The ban on using SWIFT, in combination with other sanctions, has also hit bilateral trade between China and Russia directly. In spite of repeated proclamations by Beijing and Moscow to “de-dollarise” their bilateral trade, most of it is still conducted in euros and US dollars, with national currencies only accounting for ca. 30 percent of trade (although both sides are planning to arrange for more of Russia’s oil and coal exports to China to be paid for in yuan).[xlii] In the near future, some commodity imports from Russia to China, such as nickel, aluminium, and potash, risk being interrupted by sanctions.[xliii] Additionally, China’s main trading partners in Europe and the US have notified Beijing that an expansion of Sino-Russian trade that could help Moscow circumvent Western sanctions might have negative repercussions for its trade relations with them.[xliv] Nonetheless, in March 2022 overall Sino-Russian trade increased by more than 12 percent from a year earlier, outpacing the growth in China’s total imports and exports that month.[xlv] Within days of the invasion of Ukraine, Beijing announced that it would loosen restrictions on Russian grain imports, although this step had been pre-agreed weeks before the war.[xlvi] China’s state-run shipping company Cosco is now the world’s only major shipping line still operating in Russia, thus providing a lifeline for Russia’s maritime trade.[xlvii] In the energy sphere, the impact of Russia’s invasion of Ukraine on trade with China has been mixed. China has begun to purchase extra cargoes of Russian crude oil, which is trading extremely cheaply due to Western embargoes, at record discounts. But analysts consider it unlikely that China will substantially increase its intake of Russian crude, since it has little spare capacity along key pipelines and shipping routes.[xlviii] In March 2022, China’s imports of Russian coal fell 30 percent from a year earlier, as Chinese traders struggled to secure financing from state banks that are worried about sanctions, but this came amid an overall reduction of Chinese coal purchases from abroad.[xlix] In the same month, China’s state-run Sinopec Group, Asia’s biggest oil refiner, suspended talks to invest up to $500 million US dollars in a new gas-chemical plant and a gas marketing venture in Russia due to concerns about secondary sanctions.[l] China’s Ministry of Foreign Affairs also summoned officials from Sinopec, China National Petroleum Corp (CNPC), and China National Offshore Oil Corp (CNOOC), the three largest Chinese state energy companies, to review their business ties with Russian firms and local operations, urging restraint when buying Russian assets.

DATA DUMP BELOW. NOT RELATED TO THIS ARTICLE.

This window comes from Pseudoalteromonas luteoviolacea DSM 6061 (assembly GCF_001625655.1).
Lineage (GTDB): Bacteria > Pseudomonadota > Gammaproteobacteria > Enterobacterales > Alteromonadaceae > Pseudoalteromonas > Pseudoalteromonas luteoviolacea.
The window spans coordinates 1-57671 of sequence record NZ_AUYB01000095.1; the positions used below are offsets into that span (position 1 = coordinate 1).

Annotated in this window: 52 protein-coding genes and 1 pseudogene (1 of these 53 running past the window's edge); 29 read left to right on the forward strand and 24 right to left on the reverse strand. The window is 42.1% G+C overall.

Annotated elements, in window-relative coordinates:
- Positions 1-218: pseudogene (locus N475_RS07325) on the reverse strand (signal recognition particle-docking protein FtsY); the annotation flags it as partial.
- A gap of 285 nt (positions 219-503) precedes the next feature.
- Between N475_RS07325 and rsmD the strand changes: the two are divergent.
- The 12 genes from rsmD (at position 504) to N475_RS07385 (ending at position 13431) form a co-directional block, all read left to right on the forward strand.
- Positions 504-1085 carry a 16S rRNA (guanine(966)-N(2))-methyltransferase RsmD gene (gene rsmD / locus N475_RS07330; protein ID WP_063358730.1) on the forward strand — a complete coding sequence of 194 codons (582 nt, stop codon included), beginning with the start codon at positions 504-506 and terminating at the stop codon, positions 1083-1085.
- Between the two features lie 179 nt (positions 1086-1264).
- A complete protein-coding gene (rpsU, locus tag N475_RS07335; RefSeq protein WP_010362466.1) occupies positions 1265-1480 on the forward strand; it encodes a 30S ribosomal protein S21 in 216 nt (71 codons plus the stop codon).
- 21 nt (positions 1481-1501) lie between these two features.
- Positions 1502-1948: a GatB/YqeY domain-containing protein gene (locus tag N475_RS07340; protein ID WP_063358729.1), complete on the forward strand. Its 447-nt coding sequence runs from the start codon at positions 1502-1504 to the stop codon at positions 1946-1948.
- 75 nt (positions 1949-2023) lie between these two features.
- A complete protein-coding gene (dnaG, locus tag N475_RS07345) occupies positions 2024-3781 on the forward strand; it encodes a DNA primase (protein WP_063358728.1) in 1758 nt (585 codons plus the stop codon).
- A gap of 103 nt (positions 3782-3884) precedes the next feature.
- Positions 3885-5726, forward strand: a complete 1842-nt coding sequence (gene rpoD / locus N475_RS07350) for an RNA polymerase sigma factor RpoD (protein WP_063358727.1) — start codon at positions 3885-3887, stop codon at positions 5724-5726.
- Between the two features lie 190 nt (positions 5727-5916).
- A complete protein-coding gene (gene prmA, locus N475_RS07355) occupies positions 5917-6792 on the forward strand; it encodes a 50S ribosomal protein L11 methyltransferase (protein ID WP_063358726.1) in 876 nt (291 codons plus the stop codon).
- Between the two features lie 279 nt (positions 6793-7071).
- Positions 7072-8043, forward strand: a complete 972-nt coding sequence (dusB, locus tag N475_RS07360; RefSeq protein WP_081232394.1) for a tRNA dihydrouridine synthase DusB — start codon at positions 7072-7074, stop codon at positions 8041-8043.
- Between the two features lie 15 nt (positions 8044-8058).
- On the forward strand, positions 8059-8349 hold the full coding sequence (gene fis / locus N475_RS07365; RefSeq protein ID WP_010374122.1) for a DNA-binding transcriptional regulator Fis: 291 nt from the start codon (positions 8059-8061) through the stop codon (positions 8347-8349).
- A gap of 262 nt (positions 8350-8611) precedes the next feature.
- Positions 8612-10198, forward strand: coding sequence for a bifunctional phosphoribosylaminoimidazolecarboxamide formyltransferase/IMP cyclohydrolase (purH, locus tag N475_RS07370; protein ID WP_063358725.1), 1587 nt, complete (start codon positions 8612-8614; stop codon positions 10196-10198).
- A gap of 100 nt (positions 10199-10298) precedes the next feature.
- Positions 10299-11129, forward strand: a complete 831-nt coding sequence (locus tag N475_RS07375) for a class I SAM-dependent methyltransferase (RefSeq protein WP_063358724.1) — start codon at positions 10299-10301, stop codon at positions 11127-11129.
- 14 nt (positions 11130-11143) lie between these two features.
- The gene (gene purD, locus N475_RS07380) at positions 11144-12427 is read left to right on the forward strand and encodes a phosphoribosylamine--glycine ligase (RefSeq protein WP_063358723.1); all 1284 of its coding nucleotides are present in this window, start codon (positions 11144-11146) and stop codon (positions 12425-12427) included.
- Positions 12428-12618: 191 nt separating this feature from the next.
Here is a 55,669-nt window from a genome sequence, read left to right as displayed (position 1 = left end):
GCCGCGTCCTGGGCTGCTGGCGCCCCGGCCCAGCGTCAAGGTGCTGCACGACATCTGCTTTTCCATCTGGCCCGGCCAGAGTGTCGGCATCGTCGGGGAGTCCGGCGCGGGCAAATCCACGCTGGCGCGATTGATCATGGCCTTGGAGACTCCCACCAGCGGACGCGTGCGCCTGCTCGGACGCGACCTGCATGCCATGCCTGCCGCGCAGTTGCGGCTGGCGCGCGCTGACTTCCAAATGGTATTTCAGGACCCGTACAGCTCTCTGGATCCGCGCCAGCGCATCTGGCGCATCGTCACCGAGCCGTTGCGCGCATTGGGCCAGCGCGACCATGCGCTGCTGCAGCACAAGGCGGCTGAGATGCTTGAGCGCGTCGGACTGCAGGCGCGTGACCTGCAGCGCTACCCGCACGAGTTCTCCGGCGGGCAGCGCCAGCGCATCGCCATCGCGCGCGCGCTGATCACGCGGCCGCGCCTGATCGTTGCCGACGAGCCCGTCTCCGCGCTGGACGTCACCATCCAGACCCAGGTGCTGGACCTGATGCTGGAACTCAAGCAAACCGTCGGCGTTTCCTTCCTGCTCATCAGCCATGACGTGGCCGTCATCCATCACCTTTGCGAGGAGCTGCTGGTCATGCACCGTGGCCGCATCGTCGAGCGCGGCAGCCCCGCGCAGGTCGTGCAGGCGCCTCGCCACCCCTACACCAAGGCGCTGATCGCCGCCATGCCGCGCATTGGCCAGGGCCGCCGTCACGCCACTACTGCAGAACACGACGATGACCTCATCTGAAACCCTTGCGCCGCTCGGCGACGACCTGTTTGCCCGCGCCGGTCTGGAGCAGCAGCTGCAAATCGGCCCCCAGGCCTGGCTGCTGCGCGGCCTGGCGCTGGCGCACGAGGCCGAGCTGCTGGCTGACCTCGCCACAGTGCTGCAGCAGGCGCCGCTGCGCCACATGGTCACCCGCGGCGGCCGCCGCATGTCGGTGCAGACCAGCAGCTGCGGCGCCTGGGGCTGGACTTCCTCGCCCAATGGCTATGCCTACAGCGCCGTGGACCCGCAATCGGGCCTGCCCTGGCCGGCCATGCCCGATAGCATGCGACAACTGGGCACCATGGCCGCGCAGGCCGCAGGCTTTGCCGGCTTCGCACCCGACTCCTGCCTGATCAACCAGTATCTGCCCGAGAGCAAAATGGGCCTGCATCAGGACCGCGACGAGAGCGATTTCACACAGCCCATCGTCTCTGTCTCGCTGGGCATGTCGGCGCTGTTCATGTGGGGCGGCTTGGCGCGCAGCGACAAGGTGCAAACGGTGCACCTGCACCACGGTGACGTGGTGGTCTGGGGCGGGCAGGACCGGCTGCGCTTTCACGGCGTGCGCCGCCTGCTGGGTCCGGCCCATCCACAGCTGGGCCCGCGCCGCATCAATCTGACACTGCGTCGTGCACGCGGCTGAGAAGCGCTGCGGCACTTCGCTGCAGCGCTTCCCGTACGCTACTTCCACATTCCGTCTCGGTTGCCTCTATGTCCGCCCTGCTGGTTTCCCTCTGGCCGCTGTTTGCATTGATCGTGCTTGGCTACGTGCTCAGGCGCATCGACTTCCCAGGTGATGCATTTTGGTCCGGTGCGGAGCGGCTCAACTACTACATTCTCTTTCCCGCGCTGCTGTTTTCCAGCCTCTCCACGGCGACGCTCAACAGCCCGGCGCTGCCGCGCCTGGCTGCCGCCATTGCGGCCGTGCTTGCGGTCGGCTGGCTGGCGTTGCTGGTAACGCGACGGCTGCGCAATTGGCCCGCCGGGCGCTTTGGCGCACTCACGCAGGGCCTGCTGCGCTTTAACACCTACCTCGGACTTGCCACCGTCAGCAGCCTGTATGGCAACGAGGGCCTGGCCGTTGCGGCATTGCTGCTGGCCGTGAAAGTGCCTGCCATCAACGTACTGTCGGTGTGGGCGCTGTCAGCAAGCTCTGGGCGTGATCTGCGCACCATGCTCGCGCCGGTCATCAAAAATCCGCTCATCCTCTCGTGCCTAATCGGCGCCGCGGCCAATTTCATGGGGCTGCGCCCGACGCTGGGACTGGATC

China could become the long-term buyer of natural gas and other resources that Russia can no longer sell to Western countries. At their most recent summit in early February, just three weeks prior to the invasion, Xi and Putin signed new energy deals, including a 30-year contract (between CNPC and Gazprom) to supply Russian gas to China via a new pipeline, “Power of Siberia 2”. But changing the flow of resources — particularly natural gas — will not happen overnight, since pipelines take many years to construct. Power of Siberia 2 is currently scheduled to launch in 2028, and even with its estimated capacity of 50 billion cubic metres, Russia’s total gas deliveries to China would only amount to half of its current exports to Europe. Prior experience has also shown that, in spite of their cordial partnership rhetoric, the deals China is willing to make with Russia are likely to be significantly less lucrative for Moscow than the deals it previously had with Western Europe, putting Russia at a long-term structural disadvantage.[li]
Another vital contribution that China can make to keeping Russia’s struggling economy afloat is to provide replacement technologies — from commercial IT equipment and specialised components for manufactured goods (including military hardware) to civilian airplanes — to substitute for the countless Western products and brands that have been withdrawn from the Russian market. To a limited extent, China has already been doing this since 2014, when an earlier round of smaller-scale and much more specialised sanctions was imposed on Russia.[lii]